Use established trail when possible
Carry out all of your non-biodegradable garbage.
Pick up litters as you encounter them along trail.
Do not bury or burn garbage it may be harmful to small plants and animals
Use established latrines if provided
Use cat hole if there are no latrines
Wash at least 100 feet away from the water source.
 

See you at the summit...!!

First Aid Kits
Camping
Planning a camping trip
Selecting and Conserving Campsites
Physical Conditioning
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             Camping, activity in which people live temporarily in the outdoors. History is filled with examples of soldiers camping out, as at Valley Forge during the American Revolution (1775-1783), and of nomadic peoples throughout the world who move their campsites from place to place. But today camping is primarily a recreational activity.
 

        Camping provides an opportunity to experience nature firsthand. Campers participate in fishing, hunting, swimming, plant study, bird and wildlife watching, and nature photography. Just as importantly, camping helps people escape the stress of city life. It provides physical benefits when it involves hiking to, from, and around a campsite, and many outdoor enthusiasts believe that camping instills confidence in youngsters and offers older campers opportunities to challenge themselves in unfamiliar surroundings. Recent improvements in camping gear and a growing number of organizations that teach people wilderness safety have made it easier to spend several days or even weeks in the outdoors.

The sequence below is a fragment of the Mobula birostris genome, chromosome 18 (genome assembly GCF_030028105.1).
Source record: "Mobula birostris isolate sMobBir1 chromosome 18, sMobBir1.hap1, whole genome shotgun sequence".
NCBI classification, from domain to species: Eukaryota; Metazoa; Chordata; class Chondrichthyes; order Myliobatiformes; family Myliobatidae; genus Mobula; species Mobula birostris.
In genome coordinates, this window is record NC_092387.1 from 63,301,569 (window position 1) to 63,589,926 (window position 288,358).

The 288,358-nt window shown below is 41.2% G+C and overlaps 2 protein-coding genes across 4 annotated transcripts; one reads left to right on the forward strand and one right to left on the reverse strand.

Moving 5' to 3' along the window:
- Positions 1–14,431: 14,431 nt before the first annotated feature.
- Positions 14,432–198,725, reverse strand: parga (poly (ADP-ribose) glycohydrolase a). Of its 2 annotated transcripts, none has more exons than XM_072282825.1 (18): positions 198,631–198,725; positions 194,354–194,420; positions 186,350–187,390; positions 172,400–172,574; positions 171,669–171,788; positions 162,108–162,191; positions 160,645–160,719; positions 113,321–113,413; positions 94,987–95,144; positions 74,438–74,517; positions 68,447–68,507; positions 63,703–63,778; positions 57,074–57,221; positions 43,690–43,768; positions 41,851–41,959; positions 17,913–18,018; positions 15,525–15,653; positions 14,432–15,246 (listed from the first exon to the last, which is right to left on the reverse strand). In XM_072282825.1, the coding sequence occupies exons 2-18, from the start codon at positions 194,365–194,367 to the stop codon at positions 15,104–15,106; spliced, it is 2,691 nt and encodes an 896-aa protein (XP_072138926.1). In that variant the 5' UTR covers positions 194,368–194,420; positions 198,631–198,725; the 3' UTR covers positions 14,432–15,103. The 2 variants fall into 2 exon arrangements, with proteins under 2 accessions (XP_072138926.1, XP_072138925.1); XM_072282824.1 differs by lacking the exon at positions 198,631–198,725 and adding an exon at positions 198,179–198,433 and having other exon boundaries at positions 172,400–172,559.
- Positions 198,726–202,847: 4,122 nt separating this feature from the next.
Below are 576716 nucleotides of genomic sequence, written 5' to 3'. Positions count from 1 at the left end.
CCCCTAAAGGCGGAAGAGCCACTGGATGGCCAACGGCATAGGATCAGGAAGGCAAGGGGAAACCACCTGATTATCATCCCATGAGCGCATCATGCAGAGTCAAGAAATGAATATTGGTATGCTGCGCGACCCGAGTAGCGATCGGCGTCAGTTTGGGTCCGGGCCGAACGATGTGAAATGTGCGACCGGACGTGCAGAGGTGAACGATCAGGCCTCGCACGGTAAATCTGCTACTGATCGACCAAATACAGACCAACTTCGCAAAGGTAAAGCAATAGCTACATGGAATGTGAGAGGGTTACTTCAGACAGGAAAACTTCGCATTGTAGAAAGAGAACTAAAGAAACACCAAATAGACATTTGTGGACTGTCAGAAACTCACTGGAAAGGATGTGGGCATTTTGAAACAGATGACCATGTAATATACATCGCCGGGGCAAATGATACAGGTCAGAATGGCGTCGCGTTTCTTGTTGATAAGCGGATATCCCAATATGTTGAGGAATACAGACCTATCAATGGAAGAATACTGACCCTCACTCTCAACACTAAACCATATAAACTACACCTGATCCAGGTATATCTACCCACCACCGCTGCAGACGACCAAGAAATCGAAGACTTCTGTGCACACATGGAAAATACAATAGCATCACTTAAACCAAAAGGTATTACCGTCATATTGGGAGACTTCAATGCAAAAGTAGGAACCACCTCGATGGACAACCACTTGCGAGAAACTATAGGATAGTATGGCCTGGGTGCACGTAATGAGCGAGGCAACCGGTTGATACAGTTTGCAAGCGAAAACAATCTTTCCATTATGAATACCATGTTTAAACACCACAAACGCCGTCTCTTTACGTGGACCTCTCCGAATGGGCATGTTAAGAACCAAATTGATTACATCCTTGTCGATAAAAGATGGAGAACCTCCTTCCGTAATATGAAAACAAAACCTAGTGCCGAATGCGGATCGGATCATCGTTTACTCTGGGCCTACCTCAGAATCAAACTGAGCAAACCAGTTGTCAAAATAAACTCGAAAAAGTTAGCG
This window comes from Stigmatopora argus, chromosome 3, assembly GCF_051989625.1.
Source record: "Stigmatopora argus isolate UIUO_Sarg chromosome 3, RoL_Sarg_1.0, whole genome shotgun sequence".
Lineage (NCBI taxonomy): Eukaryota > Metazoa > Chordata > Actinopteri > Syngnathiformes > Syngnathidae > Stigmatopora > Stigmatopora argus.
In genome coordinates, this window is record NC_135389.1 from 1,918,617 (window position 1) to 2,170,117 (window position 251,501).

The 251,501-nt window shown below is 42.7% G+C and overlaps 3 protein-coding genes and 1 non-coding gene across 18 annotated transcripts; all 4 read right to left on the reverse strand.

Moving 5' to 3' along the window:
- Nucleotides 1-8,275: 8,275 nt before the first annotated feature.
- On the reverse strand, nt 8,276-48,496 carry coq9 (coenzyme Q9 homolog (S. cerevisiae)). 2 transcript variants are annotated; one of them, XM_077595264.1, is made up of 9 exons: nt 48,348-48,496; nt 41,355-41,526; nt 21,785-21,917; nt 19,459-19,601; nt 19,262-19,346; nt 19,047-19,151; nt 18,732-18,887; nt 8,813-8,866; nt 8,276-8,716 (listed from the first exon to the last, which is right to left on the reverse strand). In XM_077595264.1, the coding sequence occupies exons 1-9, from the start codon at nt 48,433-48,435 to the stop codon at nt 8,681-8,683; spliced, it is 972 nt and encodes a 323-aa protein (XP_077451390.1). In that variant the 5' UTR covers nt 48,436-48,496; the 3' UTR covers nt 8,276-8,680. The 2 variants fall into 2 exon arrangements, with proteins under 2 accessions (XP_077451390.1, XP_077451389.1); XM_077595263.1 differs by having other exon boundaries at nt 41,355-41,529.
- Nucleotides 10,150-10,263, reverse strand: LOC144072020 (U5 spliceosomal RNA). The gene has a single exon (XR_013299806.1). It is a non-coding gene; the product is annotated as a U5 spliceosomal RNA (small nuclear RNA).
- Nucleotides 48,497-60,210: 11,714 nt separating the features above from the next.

Backpacking

        People throughout the world enjoy hiking to wilderness campsites, usually on established trails. This activity is called backpacking because it involves carrying such essential camping gear as a tent, food, clothing, and sleeping bag on the back in a bag called a backpack. Backpacking is best suited for those who are in good physical condition as it may require walking several miles. Moreover it is sometimes necessary to climb steep paths on mountainsides, cross small streams, and spend long days on the trail to reach a secluded, quiet, and solitary campsite. The reward for this effort can be a serene mountain lake, beautiful views of the surrounding wilderness, and wildlife seen along the way.